Ernst J W de Mooij

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For extrasolar planets discovered using the radial velocity method, the spectral characterization of the host star leads to a mass estimate of the star and subsequently of the orbiting planet. If the orbital velocity of the planet could be determined, the masses of both star and planet could be calculated using Newton's law of gravity, just as in the case(More)
Hot Jupiters are a class of extrasolar planet that orbit their parent stars at very short distances. They are expected to be tidally locked, which can lead to a large temperature difference between their daysides and nightsides. Infrared observations of eclipsing systems have yielded dayside temperatures for a number of transiting planets. The day-night(More)
Context. Secondary eclipse measurements of transiting extrasolar planets with the Spitzer Space Telescope have yielded several direct detections of thermal exoplanet light. Since Spitzer operates at wavelengths longward of 3.6μm, arguably one of the most interesting parts of the planet spectrum (from 1 to 3 μm) is inaccessible with this satellite. This(More)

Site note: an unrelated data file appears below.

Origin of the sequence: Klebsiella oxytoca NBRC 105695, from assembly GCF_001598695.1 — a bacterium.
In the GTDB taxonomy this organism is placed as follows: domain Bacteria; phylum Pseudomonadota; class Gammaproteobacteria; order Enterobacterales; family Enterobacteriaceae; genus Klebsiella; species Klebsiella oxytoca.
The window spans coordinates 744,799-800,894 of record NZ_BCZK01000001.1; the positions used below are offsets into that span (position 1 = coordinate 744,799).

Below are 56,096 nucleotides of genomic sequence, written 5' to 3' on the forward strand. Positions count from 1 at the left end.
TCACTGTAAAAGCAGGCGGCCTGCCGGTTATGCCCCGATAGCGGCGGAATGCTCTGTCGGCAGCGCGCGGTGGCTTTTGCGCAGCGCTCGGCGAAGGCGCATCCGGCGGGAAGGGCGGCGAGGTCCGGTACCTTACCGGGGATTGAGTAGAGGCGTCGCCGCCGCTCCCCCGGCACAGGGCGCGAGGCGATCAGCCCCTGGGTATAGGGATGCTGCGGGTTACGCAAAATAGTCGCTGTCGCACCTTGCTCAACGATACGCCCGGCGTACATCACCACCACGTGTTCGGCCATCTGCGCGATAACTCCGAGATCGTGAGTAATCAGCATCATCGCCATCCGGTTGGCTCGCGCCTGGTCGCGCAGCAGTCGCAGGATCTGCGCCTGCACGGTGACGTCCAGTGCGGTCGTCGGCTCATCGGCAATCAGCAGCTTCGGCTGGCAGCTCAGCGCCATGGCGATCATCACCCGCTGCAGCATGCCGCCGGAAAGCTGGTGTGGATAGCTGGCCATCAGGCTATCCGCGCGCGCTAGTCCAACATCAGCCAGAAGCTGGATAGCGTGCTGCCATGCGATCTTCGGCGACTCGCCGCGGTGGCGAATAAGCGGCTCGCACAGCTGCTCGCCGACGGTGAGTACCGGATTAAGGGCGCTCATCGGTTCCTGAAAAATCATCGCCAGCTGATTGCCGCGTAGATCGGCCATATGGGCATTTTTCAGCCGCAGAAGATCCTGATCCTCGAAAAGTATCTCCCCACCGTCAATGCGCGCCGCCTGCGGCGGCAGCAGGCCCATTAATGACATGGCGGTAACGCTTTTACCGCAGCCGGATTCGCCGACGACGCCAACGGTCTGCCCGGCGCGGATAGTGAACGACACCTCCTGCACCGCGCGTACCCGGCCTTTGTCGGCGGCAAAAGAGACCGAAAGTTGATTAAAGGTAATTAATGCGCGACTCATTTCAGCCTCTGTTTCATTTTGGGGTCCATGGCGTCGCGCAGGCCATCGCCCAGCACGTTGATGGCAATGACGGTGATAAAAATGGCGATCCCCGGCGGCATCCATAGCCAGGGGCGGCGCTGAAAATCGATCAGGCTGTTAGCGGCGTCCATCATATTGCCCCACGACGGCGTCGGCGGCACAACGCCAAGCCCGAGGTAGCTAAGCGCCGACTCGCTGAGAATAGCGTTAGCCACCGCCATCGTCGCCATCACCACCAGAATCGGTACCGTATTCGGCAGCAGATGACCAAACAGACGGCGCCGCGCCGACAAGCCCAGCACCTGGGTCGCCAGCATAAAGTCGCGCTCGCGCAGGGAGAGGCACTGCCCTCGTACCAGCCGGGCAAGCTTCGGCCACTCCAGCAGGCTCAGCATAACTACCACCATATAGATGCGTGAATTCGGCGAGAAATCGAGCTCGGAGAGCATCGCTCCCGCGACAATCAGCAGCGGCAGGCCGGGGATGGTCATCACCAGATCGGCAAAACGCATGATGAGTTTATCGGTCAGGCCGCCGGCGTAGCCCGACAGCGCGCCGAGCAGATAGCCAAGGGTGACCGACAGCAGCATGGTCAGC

We present a summary of the campaign of remote observations that supported the European Space Agency's Rosetta mission. Telescopes across the globe (and in space) followed comet 67P/Churyumov-Gerasimenko from before Rosetta's arrival until nearly the end of the mission in September 2016. These provided essential data for mission planning, large-scale(More)
The giant planet orbiting τ Boötis (named τ Boötis b) was amongst the first extrasolar planets to be discovered. It is one of the brightest exoplanets and one of the nearest to us, with an orbital period of just a few days. Over the course of more than a decade, measurements of its orbital inclination have been announced and refuted, and have hitherto(More)
We present our analysis of the red-channel CoRoT data of extrasolar planet CoRoT-2b. A deep secondary eclipse is detected at a level of 1.02 ± 0.20 × 10−4, which suggests that all of the planet-signal detected previously in white light by Alonso et al. (2009) originates from the red channel. CoRoT-2b is the coolest exoplanet that has been detected in the(More)
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